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Will Free Popcorn Bring People Back To The Movies?

Some things just go together. A wink and a smile, peanut butter and chocolate – and, of course, movie theaters and popcorn. Hot, buttery, laden with an absurd number of calories per serving, and nearly impossible to replicate in one’s kitchen at home, the popcorn available at America’s movie theaters is often a siren song luring consumers back to the big screen from the comfort of their couches.

“I definitely like the big screen,” 10-year-old  Layla Rohl told The Washington Post of watching “Peter Rabbit 2: The Runaway” with her mom and younger brother in a movie theater. “And of course, the popcorn and slushies. You can’t get that at home.”

Popcorn is such a powerful inducement that the nation’s largest theater chain is giving it away to help lure customers back this summer. As part of its first-ever Cinema Week promotion, AMC is promising unlimited popcorn refills with the purchase of any size tub, starting June 22 and running June 30.

The promotion comes as the theater chain has endured a very difficult year amid the pandemic. Pre-pandemic, theater chains had the ability to command a three-month theatrical release window, during which studios could not release films onto streaming services or DVD. In the post-COVID world, that three-month window is effectively dead, and movies are increasingly showing up in people’s homes simultaneously with their big-screen release, or only a few weeks later.

The popcorn promo also coincides with AMC’s newfound status as a so-called “meme stock,” a scenario that has not only put the business and brand back in the spotlight, but has also swelled the company’s market value to more than $27 billion, as its stock has gone from $2 to $60 inside of six months.

It is also often said that theaters like AMC make more money on popcorn and concessions than they do selling tickets. Given the profit margins of turning a cup of kernels into a $12 tub of popcorn, it is easy to see why that is the case. Fortunately for AMC, the company was able to pre-fund this hit to its concession revenue via the $800 million it raised by issuing additional shares of its recently inflated stock.

AMC’s popcorn giveaway isn’t the first time theaters have tapped the power of popcorn to bring customers back during hard times. Alongside the popcorn promotion, participating venues will seek to draw consumers back by hosting exclusive in-theater content, giveaways and special guest appearances to drum up excitement and get people to watch movies on the big screen.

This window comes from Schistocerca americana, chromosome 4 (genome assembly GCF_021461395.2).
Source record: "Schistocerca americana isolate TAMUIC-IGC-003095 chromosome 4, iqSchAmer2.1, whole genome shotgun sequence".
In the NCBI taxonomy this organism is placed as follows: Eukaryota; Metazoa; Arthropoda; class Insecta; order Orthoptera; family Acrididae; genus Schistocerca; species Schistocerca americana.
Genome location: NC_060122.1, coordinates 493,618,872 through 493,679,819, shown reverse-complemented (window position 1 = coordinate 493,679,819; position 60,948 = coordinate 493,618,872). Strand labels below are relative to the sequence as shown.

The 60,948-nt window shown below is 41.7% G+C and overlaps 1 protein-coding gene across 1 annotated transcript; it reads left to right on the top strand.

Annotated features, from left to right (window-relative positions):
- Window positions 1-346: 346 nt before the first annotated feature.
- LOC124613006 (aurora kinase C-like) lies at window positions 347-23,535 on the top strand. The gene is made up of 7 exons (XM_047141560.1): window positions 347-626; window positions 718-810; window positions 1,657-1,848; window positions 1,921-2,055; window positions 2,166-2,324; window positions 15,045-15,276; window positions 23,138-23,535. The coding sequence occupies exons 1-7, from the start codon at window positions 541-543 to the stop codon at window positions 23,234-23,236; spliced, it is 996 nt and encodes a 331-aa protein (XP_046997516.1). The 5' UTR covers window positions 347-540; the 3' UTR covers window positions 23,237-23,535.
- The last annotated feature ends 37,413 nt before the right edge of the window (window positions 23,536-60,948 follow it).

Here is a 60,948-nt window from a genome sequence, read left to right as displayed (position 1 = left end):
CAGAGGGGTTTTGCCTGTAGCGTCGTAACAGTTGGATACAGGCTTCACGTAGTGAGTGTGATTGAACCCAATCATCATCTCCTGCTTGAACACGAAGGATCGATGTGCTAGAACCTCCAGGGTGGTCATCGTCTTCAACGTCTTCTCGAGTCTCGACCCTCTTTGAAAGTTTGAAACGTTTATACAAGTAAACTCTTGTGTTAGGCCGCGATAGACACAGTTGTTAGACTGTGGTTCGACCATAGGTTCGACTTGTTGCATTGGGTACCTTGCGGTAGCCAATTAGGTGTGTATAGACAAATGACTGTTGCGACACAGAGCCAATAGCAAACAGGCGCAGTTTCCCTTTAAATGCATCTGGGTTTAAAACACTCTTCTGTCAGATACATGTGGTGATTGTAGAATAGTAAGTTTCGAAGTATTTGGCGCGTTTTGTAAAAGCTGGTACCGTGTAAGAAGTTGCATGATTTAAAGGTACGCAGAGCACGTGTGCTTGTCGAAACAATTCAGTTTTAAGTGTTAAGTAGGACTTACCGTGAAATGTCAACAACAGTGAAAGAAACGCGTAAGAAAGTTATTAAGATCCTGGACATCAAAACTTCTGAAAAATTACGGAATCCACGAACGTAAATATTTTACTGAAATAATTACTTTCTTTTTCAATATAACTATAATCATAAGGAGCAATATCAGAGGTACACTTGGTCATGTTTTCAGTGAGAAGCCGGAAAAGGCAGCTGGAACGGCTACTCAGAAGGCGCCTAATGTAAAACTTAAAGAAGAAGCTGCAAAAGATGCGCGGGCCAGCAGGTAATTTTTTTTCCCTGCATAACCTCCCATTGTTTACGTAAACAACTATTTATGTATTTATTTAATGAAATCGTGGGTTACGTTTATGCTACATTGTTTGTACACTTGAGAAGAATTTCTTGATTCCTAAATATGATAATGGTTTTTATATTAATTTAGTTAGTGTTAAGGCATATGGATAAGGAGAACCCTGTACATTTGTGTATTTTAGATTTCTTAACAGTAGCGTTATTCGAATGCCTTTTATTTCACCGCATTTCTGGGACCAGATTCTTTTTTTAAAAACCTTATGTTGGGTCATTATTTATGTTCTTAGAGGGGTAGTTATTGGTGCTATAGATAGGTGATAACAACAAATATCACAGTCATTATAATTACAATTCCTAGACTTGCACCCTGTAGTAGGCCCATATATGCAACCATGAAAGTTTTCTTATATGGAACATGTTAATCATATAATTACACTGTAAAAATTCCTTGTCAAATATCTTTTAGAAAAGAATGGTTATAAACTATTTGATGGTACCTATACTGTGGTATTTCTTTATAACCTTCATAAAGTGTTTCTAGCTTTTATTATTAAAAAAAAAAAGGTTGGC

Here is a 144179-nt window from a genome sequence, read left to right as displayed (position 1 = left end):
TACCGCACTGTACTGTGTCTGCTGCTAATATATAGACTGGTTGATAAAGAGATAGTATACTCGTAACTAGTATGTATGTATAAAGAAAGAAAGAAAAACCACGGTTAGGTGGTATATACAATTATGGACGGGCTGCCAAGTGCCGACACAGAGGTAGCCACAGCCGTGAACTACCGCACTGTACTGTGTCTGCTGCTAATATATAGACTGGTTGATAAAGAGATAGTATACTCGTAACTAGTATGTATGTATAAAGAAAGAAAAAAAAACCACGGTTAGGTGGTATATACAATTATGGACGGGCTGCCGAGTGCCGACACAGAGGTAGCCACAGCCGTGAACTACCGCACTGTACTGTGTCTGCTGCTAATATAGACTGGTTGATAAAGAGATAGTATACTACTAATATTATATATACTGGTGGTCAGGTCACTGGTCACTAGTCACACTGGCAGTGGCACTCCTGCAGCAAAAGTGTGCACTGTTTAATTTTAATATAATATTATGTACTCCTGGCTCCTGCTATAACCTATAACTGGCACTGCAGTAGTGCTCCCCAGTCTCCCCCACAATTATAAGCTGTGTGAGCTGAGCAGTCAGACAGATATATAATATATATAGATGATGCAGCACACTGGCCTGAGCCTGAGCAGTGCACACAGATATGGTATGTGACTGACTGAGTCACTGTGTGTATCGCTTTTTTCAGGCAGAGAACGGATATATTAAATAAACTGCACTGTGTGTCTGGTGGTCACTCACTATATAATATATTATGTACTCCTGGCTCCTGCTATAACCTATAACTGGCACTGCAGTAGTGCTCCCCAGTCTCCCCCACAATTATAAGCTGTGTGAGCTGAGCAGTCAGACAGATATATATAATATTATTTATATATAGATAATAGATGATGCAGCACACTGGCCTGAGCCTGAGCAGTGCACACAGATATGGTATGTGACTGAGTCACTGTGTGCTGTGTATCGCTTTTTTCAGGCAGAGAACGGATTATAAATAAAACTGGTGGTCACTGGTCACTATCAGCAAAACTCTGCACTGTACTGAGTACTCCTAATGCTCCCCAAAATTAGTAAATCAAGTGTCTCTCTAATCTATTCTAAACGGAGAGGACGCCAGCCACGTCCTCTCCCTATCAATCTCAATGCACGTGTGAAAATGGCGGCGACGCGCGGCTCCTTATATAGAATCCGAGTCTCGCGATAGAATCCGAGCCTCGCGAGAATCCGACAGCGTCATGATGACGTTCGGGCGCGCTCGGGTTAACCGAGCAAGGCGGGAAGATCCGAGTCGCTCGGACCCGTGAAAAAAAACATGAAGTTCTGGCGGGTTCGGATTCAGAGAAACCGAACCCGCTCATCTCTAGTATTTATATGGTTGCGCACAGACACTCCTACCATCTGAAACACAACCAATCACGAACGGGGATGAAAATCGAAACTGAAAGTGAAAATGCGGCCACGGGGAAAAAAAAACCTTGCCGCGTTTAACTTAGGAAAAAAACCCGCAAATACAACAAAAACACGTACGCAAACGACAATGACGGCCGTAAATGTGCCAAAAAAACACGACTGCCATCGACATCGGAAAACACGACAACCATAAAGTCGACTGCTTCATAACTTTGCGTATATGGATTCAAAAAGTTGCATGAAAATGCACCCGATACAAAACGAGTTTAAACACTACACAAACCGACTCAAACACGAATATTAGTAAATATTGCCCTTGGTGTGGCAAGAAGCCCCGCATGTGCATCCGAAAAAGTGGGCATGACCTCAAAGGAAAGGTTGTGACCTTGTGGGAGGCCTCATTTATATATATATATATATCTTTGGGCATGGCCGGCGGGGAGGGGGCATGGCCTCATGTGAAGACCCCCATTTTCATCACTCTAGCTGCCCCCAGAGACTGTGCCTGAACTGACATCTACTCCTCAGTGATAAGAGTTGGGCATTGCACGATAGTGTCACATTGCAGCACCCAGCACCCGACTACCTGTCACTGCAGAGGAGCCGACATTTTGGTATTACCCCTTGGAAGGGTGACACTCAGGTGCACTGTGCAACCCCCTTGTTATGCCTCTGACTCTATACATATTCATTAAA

A Brief History of Movie Theater Popcorn

Popcorn and movie theaters haven’t always gone together – quite the opposite, in fact. In the late 19th century, going to the movies was considered a high-end evening activity on par with going to the theater or opera. With its pungent smell and loud, crunching sounds, theater owners wanted nothing to do with the messy concession.

Popcorn started surfacing in connection to movie theaters in the 1920s, though theaters still weren’t the ones selling it. Instead, vendors would line the streets in front of the theaters – and eventually inside their lobbies – selling consumers a snack to enjoy alongside their entertainment.

And then the Depression hit, denting movie attendance among consumers. Theater operators began looking for ways to boost their revenue in the face of falling ticket sales. Popcorn was cheap to provide and beloved by the masses, driving moviegoers to spend more.

Thus the marriage between movie theater and popcorn came to be. In the 1930s, the earliest examples of popcorn as a promotional tool started showing up, offering reduced ticket prices to those who bought it, or a free bag for those who stuck around for the dual feature. And that was just one of a few times that crisis gave popcorn a bit of a boost. In the 1940s, during World War II, sugar was rationed and sweet snacks were hard to come by. Popcorn kernels and salt, on the other hand, were readily available.

For the first 40 or 50 years of movie theaters’ popcorn sales, it was a cheap add-on. But in the 1970s, that began to change as popcorn boxes shot up in price.

“The quarter cup of popcorn increased to 50 cents, 75 cents and then $1. This all happened pretty rapidly through the course of the ’70s, and by the time we hit the ’80s, it was in full gear completely,” movie theatre consultant Jack Oberleitner told Marketplace.

And it stayed that way, with popcorn prices consistently rising until concession sales dropped dead in their tracks in March of 2020 as the COVID-19 pandemic shut down movie theaters nationwide.

What Happens Now?

AMC, with its new never-ending popcorn promotion, is taking some inspiration from its Depression-era forebears, leveraging the power of popcorn to bring in the people.

And yet, the theaters believe that a Hollywood ending may still be in their future. “Watch out, naysayers, AMC is going to play on offense again,” AMC CEO Adam Aron said in early June.

So far, that seems to mean free popcorn and a Cinema Week promotion, in partnership with several U.S. movie theater chains and Hollywood studios including Disney, A24, Paramount, Netflix and Universal. From there, it’s still something of a mystery that will play out over the rest of 2021. But the pull of the popcorn has shown itself to be strong, historically speaking, and its power ought not be underestimated.

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